Portraits of Wildflowers

Perspectives on Nature Photography

Posts Tagged ‘soft

Stark versus soft

with 16 comments

From the new Lakewood Park in Leander on November 10th come contrasting views. Above, sunrays broke through dramatic clouds over the park’s lake. Below is a portrait of poverty weed (Baccharis neglecta) as its fluff came loose. The soft chaos is similar to that of a thistle at the same stage of development; both plants are members of the sunflower family, after all.

Also softly chaotic and a member of Asteraceae is the seed head of this aster (Symphyotricum sp.) on a stalk conjoined to that of an opening bud; note the tight curling of the emerging rays.

You’ll find pertinent quotations illustrating some of the many meanings of the word soft in the 1913 Webster’s Dictionary.

© 2020 Steven Schwartzman

Written by Steve Schwartzman

December 4, 2020 at 4:32 AM

What f/2.8 will get you

with 20 comments

A large aperture of f/2.8 will get you a soft portrait like this one of a rain-lily bud (Cooperia pedunculata) on Floral Park Dr. in my neighborhood on April 1st.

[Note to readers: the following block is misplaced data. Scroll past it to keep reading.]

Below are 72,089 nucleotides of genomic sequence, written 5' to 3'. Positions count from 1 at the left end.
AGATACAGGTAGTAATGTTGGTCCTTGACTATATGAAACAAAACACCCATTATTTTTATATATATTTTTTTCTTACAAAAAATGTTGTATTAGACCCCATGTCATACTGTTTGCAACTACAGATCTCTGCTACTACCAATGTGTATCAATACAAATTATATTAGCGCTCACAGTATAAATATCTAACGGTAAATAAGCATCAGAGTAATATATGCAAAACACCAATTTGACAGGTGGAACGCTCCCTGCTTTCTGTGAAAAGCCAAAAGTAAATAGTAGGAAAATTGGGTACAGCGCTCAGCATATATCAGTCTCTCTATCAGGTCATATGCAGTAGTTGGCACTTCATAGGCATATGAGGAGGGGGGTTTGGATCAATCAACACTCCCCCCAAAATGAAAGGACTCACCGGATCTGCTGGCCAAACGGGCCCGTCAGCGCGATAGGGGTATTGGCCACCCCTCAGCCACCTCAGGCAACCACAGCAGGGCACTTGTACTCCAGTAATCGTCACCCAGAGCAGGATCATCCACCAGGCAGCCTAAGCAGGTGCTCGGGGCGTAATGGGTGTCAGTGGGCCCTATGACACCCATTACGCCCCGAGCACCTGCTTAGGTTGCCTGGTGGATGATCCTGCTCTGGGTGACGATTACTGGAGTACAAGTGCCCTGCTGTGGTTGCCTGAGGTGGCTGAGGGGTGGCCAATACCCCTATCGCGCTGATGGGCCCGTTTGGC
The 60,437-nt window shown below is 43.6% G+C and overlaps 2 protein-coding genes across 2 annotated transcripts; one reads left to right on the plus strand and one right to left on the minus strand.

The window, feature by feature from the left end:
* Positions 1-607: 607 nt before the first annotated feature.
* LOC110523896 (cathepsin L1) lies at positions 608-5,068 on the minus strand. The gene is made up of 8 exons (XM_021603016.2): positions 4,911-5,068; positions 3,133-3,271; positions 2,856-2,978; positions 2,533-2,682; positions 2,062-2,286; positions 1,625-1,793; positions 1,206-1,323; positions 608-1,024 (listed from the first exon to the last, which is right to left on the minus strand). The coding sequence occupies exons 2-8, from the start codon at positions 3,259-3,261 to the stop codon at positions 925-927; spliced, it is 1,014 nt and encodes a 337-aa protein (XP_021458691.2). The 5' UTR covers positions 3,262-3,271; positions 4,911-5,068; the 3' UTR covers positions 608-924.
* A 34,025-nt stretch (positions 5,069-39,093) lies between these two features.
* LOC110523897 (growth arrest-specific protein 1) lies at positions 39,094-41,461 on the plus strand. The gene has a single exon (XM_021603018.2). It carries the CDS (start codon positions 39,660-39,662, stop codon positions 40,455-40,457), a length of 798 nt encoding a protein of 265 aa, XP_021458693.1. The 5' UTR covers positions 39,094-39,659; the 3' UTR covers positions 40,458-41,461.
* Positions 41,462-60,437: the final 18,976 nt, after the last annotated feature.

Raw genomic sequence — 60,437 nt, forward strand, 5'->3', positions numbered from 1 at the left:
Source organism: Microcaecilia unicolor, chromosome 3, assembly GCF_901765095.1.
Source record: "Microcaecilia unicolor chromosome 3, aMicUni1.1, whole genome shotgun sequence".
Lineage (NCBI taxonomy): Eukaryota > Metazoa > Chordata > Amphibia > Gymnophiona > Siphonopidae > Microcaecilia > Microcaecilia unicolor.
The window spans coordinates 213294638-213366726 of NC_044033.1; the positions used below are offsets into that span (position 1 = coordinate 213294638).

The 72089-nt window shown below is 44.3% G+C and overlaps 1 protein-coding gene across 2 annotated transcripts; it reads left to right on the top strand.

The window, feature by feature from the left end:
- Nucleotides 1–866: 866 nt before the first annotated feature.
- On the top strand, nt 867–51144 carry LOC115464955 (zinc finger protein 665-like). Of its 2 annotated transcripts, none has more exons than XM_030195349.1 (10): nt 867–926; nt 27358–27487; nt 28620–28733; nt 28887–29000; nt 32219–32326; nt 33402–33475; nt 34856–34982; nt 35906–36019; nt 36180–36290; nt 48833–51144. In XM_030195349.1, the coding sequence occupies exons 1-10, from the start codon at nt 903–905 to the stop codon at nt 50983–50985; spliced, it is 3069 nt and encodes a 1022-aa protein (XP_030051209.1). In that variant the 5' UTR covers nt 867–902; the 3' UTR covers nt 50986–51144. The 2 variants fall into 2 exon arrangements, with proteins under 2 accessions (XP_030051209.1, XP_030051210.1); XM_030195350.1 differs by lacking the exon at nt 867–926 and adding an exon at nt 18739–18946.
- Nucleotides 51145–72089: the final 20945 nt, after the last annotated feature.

I threw away many of the pictures I took of this bud because I hadn’t managed to get enough in focus to please me. In this frame I was surprised that I got good focus not only on the nearest surface of the bud but also on the tip of the maroon sheath.

© 2017 Steven Schwartzman

Written by Steve Schwartzman

April 14, 2017 at 5:00 AM

Wild garlic buds opening

with 25 comments

Allium drummondii between Arboretum Blvd. and Loop 360 on March 14.

Point 4 in About My Techniques is relevant to today’s photograph.

© 2017 Steven Schwartzman

Written by Steve Schwartzman

March 25, 2017 at 5:04 AM

Golden dalea

with 19 comments

golden-dalea-inflorescence-3141

Posting that picture of the springwater dancer damselfly yesterday reminded me that I’d forgotten to show you something else I photographed on August 1 out at the Doeskin Ranch in Burnet County. It’s a wildflower called golden dalea or golden prairie clover, Dalea aurea, which makes its debut here today.*

How about that sinuous inflorescence? It’s as soft to the touch as it looks. Call it Texas’s answer to the pussy willow, and you’ll get no argument from me.

On a historical and counter-confusionary note: this genus was named for the English apothecary, physician, and geologist Samuel Dale, whereas the better known dahlia ended up getting named after the Swedish botanist Anders Dahl.

– – – – – – – – – –

* Two other species of Dalea have appeared in these pages: Dalea enneandra and Dalea formosa.

© 2016 Steven Schwartzman

Written by Steve Schwartzman

September 28, 2016 at 4:56 AM

<span>%d</span> bloggers like this: